Thursday, January 24, 2019


Multicultural Children's Book Day is here! I was able to participate by donating copies of my Multicultural book, MAMA’S NEEDLE and by reviewing, THE PATIENCE SONG by Dr. Crystal Bowe, illustrated by Mike Motz.

If you’ve read my blog in the past, I’m sure you’re familiar with my approach to reviewing books. I share them with my students and enlist their help with the review. I happened to choose the perfect day to introduce THE PATIENCE SONG to my students.

I walked into a Transitional Kindergarten classroom to pick up a child for speech and she was nowhere to be seen. I looked through the crowd of children gathered around their teacher for circle time – no luck. Her teacher said, “Anna* is having a bad morning.”

We found her crouching behind a table at the back of the room. It seems she had her own ideas about the morning activities and she wasn’t about to give them up to follow the teacher’s directions! I was doubtful I’d be able to coax her out of hiding but she came with me and the other students, reluctantly.

When we got to my classroom, I pulled out THE PATIENCE SONG. Three eager faces, and one reluctant one, stared at the colorful illustrations and listened closely as I read the book. I appreciated reading a story with an African-American family; many of my students could relate to the characters. My speech group especially loved the song in the story and by the end of the book, they were singing along,

Patient, patient, you have to be real patient,
When you’re waiting for your turn to ride,
You have to be real patient.

The middle line changes with each trying situation the main character, Isabel, faces. At the end of the book, there is a nice turn-around my student’s loved. Isabel gets to sing the Patience Song to her parents when they lose theirs.

I didn’t need to ask the kids what they thought of the story, their faces told me much, and after closing the book, Anna said “Again! Again!”

As I walked my students back to class, all four were singing the patience song and when we got close to *Tina’s classroom, she broke a school rule and started to run to her door. Anna called out, “Patience, Tina!”

I think Anna got the message of this lovely book, and she returned to her classroom with, (what looked like) a very patient smile.

*Names are changed for privacy.

Wednesday, December 5, 2018

CHRISTMAS! Book review and Free Ebook

There was a lot of excitement in the Speech Room today when I pulled out, Mrs. Clause Takes the Reins, by Sue Fliess, Illustrated by Mark Chambers. 

Haunted Halloween

The students were captivated by the bright, colorful illustrations and the rhyming text. It was easy to add appropriate stuffy-nosed sound effects when reading Santa’s lines, “I’m stuffy. I’m sneezy. I’m slow as a yeti. My big ho-ho-ho isn’t holiday ready.” That had my students laughing so hard I was afraid we’d disturb the class next door. We did actually, but since I loaned them the book, they’re paying us back with laugher of their own.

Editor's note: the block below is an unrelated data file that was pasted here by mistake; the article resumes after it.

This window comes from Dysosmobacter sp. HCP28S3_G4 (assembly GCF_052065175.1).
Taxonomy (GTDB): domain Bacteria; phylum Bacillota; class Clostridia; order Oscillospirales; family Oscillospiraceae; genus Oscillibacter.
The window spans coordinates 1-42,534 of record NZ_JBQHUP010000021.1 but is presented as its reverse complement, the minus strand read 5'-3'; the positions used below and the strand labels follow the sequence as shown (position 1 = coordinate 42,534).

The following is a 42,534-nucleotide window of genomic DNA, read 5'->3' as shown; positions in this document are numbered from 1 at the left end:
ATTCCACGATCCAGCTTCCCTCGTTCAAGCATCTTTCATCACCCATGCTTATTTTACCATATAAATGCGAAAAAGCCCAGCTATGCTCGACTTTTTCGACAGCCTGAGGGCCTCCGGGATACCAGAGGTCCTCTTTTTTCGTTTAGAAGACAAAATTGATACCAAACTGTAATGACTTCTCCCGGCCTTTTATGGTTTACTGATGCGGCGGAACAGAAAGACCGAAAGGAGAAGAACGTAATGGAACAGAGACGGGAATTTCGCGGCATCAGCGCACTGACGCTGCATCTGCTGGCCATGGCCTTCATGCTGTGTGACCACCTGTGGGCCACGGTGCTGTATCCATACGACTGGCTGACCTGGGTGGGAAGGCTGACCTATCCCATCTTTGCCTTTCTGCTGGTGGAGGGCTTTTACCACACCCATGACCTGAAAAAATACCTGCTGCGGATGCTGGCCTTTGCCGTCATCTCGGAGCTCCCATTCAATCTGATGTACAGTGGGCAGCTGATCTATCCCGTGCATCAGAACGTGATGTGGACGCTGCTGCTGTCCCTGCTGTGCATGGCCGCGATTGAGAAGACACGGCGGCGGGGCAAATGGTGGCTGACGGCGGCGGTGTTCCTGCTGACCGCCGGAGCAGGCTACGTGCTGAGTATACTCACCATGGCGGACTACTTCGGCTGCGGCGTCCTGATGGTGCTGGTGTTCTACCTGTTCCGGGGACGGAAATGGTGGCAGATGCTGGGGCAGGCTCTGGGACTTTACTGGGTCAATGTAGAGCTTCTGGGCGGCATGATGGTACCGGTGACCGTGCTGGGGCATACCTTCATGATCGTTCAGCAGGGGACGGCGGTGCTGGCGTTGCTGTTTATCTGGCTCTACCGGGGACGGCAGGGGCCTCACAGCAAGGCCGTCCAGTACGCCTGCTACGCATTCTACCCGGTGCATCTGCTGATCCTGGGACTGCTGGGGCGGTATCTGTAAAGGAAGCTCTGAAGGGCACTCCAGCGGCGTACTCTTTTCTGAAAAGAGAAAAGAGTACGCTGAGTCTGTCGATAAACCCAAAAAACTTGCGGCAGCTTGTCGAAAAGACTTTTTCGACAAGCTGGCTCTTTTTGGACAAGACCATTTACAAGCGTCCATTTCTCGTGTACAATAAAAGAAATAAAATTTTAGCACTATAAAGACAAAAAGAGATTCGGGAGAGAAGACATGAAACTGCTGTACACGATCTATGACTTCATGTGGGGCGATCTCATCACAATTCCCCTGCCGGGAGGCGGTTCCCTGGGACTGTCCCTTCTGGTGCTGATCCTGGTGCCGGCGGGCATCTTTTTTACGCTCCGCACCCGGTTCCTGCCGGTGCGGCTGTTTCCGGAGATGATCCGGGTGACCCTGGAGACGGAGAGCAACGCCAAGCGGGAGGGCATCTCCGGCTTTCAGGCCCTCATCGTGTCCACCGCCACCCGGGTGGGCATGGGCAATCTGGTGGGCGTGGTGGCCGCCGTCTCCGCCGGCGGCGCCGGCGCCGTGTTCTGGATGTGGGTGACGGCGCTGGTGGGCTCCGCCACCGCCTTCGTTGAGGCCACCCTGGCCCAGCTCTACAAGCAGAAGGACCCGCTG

Santa may not be ready for the holiday in this story but Mrs. Clause is ready to take the reins. Will she fight her way through a blizzard and tornado to save Christmas? You’ll have to read the story to find out. And if you do, I think you’ll find a new Christmas favorite to add to your collection. My students loved it and are hoping Sue Flies will write a sequel - they only ask that she add a unicorn to the team of reindeer.

While we are talking about books for Christmas, I’ve made a kindle version of my book, Mama’s Needle available for free through December 7. I hope you’ll take a look and if you like it, please leave a review.

Happy Holidays!

Thursday, October 18, 2018

Celebrate Diversity!

I regularly use picture books in the speech room to build vocabulary, give children an opportunity to practice their speech sounds and formulate sentences as they retell the story. One day, I read a book in which the main character had dark skin. After I read it, one of my students pulled the book to his chest, hugged it tight and said, “He looks like me!” I wish you could have seen the shimmering joy (and surprise) on his face. It saddened me to think of how few books I have that he could relate to in such an intimate way.  

Perhaps this experience seeped into my subconscious and made its way into a dream, for one night, while I was sleeping, I heard a little boy, with a southern accent saying,

“My mama has a needle and a spool of long white thread . . . ” When his face drifted into the dream, his skin was dark.
MAMA’S NEEDLE came from that dream and the small voice became the narrator. In the book, he tells of his Mama’s needle and how she uses it to patch holes in the knees of his pants, bind scraps of cloth into quilts and stitch dreams into reality. 

One night, the young boy dreams of his Mama’s needle flying through the air with its white tail of thread floating along behind, like it’s riding a wave. The needle catches a bird flying by but doesn’t hurt it. 

It spears some leaves shivering in a tree, and rays from the sun.  It even snatches the tail of the wind and wrestles it onto the thread. His mama laughs when she hears about the dream but she stitches the images onto a quilt. 

Her long shiny needle stitched those pieces together for remembering. Mama says I should go ahead and fly with my dreams.”

And he does, taking his quilt with him. 

“And some day we might meet when you’re off flying with your dreams.”

My hope is that all of us, parents, educators, and librarians, will inspire those children in our care, to follow their dreams. And let’s find books that will help them along the way!